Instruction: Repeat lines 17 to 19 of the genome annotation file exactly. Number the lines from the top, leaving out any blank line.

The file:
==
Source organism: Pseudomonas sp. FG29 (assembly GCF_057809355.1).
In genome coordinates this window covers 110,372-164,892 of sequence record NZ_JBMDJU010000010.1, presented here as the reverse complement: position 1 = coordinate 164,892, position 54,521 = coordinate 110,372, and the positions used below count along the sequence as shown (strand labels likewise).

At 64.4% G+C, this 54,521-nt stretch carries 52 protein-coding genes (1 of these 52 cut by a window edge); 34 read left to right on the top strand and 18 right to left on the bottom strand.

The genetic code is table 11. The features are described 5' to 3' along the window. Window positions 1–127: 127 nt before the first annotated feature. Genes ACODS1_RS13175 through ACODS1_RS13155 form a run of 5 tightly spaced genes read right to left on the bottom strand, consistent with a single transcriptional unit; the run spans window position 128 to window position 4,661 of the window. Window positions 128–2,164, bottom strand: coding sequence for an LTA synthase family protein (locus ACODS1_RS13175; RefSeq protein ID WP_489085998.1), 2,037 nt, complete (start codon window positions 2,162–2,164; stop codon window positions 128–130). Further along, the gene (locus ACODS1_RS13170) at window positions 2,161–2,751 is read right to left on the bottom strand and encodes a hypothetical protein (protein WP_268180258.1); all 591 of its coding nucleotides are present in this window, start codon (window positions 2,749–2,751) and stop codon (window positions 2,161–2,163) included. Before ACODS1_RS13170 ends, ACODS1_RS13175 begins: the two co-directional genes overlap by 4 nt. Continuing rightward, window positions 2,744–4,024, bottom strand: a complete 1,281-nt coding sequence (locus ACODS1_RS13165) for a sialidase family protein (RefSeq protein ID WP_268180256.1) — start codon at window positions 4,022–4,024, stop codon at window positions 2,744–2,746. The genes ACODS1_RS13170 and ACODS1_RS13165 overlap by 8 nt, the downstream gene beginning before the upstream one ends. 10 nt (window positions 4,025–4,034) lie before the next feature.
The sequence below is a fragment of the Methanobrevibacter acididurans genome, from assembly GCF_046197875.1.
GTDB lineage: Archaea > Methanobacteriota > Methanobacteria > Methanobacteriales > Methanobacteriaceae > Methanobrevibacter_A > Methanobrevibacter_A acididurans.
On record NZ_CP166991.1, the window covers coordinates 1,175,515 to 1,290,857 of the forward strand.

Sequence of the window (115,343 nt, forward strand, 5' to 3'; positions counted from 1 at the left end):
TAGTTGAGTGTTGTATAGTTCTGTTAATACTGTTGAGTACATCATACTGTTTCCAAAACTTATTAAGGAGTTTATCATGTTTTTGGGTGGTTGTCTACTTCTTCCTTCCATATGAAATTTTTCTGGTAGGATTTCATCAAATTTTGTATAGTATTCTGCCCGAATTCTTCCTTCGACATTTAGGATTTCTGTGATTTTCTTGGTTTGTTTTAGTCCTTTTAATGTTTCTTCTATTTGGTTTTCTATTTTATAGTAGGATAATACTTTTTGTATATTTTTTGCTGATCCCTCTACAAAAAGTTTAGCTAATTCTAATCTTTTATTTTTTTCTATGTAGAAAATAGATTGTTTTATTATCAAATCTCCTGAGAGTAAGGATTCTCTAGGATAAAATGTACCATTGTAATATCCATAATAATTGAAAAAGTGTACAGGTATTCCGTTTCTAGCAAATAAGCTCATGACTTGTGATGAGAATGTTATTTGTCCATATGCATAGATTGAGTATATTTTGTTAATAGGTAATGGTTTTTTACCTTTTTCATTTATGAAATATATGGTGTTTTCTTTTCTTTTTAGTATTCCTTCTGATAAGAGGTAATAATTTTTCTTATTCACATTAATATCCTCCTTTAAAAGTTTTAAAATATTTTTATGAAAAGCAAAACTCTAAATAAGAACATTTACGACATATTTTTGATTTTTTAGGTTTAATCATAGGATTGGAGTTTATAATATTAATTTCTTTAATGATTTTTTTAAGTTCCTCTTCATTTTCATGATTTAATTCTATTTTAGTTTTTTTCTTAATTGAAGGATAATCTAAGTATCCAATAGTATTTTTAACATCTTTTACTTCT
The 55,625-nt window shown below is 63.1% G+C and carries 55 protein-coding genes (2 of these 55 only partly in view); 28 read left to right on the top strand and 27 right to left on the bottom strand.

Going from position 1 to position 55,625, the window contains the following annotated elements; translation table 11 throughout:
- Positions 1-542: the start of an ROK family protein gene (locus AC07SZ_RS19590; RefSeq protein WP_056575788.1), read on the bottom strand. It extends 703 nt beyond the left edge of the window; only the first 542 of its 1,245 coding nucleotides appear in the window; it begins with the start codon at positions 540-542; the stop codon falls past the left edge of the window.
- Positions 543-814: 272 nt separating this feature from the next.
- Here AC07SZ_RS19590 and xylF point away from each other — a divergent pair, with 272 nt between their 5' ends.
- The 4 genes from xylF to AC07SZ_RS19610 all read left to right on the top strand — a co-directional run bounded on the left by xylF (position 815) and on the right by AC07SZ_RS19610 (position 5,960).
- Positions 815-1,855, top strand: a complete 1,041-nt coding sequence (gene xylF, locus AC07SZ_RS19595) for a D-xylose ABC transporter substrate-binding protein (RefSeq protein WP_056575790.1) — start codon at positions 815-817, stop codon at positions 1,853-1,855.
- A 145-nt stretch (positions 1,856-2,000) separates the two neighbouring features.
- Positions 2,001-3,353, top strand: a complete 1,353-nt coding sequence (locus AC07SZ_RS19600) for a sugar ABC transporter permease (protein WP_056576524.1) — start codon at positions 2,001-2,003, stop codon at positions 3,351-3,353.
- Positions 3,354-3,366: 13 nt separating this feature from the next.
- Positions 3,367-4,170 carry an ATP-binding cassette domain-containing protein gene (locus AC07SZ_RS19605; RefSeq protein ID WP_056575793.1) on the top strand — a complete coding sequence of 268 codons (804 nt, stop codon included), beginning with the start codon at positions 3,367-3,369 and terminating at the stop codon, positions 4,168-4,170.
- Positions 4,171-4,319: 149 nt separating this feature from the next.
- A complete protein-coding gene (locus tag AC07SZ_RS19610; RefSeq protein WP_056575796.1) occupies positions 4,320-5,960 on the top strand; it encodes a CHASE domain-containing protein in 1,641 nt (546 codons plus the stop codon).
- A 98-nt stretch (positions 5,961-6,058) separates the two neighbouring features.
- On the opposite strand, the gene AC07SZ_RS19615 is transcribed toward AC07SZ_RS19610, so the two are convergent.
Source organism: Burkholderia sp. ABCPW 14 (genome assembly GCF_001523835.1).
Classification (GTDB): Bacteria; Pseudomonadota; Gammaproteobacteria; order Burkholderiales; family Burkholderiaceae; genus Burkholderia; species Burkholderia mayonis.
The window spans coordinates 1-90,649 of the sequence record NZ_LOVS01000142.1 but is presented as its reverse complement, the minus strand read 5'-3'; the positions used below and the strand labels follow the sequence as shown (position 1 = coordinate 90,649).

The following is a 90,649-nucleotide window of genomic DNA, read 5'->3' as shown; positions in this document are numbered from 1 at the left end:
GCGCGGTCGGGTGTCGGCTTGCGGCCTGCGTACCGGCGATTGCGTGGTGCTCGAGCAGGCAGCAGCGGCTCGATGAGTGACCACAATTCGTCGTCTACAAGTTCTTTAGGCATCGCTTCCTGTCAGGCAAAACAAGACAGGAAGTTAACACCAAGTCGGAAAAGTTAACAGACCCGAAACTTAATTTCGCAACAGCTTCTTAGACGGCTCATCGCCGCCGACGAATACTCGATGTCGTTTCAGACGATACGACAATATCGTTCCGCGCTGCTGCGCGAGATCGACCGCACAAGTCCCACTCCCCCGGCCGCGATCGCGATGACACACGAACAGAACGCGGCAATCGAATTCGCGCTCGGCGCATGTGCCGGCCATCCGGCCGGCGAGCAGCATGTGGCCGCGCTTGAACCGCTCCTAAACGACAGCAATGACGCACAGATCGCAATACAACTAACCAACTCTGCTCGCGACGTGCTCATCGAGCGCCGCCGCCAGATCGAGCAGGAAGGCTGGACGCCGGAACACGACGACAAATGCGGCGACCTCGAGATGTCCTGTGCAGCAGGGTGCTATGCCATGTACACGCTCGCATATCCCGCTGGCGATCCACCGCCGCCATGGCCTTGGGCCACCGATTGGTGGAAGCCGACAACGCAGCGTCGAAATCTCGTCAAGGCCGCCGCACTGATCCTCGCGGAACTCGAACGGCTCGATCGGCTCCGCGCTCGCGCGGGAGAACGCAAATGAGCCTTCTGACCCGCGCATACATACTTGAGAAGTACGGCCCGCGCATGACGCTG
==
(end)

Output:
- A 145-nt stretch (positions 1,856-2,000) separates the two neighbouring features.
- Positions 2,001-3,353, top strand: a complete 1,353-nt coding sequence (locus AC07SZ_RS19600) for a sugar ABC transporter permease (protein WP_056576524.1) — start codon at positions 2,001-2,003, stop codon at positions 3,351-3,353.
- Positions 3,354-3,366: 13 nt separating this feature from the next.